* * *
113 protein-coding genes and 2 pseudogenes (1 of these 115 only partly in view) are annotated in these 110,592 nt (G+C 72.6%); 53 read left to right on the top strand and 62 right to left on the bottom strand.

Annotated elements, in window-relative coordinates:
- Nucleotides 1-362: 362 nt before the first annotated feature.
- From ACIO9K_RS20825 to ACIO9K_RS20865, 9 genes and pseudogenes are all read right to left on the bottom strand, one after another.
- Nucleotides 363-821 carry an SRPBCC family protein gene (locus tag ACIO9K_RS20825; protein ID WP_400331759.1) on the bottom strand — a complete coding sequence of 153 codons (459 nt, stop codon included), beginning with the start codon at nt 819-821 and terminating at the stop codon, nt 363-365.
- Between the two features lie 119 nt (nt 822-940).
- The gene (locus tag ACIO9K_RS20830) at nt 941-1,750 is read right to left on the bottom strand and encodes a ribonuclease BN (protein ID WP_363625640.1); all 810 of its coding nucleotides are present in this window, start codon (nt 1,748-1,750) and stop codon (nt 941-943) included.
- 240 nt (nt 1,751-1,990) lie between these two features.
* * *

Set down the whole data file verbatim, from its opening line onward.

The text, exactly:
113 protein-coding genes and 2 pseudogenes (1 of these 115 only partly in view) are annotated in these 110,592 nt (G+C 72.6%); 53 read left to right on the top strand and 62 right to left on the bottom strand.

Annotated elements, in window-relative coordinates:
- Nucleotides 1-362: 362 nt before the first annotated feature.
- From ACIO9K_RS20825 to ACIO9K_RS20865, 9 genes and pseudogenes are all read right to left on the bottom strand, one after another.
- Nucleotides 363-821 carry an SRPBCC family protein gene (locus tag ACIO9K_RS20825; protein ID WP_400331759.1) on the bottom strand — a complete coding sequence of 153 codons (459 nt, stop codon included), beginning with the start codon at nt 819-821 and terminating at the stop codon, nt 363-365.
- Between the two features lie 119 nt (nt 822-940).
- The gene (locus tag ACIO9K_RS20830) at nt 941-1,750 is read right to left on the bottom strand and encodes a ribonuclease BN (protein ID WP_363625640.1); all 810 of its coding nucleotides are present in this window, start codon (nt 1,748-1,750) and stop codon (nt 941-943) included.
- 240 nt (nt 1,751-1,990) lie between these two features.